For 40 years, we’ve been looking at interventions, most of which have failed. Do you have biomarkers for chronic injuries?
That’s a hard question … (he says a lot of words that add up to) “We’re not doing very much in that area right now.”
(missed the question sorry)
What we want to do in the future is get to where we have biological data that allows us to ignore the AIS categories that now govern who is allowed or not allowed to join a clinical trial.
Is there a well-defined time period during which you think a patient reaches a steady state AIS score?
The further you go out, the more stable the score is. Problem is that aside from epistim, there aren’t a lot of interventions that seem to do any good. Prediction of recovery/no recovery becomes a lot more accurate after a few weeks.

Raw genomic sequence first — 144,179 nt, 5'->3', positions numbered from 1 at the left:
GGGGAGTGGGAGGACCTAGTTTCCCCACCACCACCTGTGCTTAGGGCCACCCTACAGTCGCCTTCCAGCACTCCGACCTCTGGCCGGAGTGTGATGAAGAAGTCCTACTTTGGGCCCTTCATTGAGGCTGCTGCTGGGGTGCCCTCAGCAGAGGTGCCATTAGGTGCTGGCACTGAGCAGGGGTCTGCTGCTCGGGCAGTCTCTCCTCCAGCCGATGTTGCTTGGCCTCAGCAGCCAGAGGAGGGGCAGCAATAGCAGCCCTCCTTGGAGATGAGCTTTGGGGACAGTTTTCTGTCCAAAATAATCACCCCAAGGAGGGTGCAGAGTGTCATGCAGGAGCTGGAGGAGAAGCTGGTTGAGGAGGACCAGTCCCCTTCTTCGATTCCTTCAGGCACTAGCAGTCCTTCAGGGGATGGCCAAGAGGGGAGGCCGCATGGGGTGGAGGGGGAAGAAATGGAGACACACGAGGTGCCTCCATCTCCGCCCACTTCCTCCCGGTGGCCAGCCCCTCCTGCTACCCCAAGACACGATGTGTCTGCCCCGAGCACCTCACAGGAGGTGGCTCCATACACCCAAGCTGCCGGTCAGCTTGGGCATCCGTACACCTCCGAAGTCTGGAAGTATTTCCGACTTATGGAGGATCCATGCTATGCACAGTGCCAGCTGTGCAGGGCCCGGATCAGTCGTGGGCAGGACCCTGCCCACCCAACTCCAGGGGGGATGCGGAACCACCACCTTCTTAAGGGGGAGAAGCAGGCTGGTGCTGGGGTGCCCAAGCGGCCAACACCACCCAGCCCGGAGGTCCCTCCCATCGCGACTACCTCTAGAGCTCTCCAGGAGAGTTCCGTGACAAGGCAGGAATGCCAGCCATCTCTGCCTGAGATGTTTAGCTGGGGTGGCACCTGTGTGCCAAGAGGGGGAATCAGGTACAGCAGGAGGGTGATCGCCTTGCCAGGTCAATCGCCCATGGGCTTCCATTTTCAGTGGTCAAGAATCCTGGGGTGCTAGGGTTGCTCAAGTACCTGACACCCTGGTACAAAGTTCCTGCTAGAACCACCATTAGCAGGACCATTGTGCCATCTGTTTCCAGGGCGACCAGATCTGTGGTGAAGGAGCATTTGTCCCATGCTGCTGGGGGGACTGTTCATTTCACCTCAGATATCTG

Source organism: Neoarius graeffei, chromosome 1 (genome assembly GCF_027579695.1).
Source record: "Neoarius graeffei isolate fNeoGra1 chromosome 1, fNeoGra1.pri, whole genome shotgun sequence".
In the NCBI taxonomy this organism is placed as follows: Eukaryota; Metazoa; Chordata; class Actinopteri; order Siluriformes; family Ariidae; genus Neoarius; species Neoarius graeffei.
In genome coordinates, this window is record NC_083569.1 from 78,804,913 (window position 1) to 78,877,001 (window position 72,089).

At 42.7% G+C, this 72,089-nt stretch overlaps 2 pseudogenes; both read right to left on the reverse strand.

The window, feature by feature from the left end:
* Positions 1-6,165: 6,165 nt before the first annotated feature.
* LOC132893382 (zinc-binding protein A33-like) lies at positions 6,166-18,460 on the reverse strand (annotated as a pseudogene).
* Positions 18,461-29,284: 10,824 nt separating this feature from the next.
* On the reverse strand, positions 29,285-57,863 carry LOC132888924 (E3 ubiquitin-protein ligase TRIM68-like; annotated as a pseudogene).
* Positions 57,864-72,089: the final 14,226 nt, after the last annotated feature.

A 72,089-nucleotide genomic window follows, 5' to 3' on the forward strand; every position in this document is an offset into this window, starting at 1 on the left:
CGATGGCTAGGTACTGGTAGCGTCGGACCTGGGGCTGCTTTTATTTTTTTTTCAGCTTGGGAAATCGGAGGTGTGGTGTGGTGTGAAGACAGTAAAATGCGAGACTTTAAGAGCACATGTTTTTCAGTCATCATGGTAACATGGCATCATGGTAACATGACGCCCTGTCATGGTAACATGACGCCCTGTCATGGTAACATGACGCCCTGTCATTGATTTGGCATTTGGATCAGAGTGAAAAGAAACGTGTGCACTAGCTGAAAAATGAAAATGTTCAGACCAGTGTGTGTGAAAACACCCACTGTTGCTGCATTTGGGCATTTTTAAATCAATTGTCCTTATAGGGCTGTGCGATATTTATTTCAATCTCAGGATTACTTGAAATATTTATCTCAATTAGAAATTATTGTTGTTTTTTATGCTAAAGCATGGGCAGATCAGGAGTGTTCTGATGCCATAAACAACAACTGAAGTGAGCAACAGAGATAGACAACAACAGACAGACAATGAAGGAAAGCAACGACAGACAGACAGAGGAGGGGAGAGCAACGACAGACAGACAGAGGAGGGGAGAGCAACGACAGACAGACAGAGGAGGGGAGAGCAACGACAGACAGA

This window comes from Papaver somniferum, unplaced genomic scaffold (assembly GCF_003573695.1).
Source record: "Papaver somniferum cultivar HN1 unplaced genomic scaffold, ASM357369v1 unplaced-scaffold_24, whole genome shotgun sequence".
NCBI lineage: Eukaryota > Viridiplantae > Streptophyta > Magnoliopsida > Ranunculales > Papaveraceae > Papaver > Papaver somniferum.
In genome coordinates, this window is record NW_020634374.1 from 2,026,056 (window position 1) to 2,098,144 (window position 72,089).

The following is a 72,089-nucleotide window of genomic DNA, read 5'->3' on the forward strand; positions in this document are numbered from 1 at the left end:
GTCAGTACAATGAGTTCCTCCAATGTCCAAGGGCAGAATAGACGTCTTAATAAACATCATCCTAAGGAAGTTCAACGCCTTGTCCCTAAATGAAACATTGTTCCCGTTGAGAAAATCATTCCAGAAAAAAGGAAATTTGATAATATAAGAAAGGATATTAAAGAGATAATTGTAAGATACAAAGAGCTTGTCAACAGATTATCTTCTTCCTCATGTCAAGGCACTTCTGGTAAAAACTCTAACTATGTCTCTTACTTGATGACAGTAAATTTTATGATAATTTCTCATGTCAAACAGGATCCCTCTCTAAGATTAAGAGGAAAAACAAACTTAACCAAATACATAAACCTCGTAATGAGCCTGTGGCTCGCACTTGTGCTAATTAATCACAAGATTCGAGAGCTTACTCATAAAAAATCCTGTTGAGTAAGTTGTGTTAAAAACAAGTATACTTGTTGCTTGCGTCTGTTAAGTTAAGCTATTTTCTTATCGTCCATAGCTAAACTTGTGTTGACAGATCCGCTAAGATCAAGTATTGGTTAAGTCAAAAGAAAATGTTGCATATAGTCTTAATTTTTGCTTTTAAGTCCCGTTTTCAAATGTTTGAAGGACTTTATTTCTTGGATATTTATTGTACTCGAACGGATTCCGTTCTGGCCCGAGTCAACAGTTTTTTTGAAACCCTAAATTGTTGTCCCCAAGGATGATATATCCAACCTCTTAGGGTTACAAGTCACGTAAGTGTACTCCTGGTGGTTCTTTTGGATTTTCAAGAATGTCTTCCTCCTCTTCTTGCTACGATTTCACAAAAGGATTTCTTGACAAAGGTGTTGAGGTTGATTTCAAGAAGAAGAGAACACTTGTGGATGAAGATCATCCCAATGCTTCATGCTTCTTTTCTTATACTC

Do you think these biomarkers have a use in monitoring treatment, or are they just good for classifying injuries?
The thing is that the level of these molecules in the system goes down very quickly. The measurement changes as time passes, meaning we have to collect the samples from the spinal fluid very soon post injury.
Are you working with other institutions?
Part of a meeting I was in just yesterday was working through the issues of access to our samples. We’re only getting started creating a transparent and efficient process for people who want to study these specimens.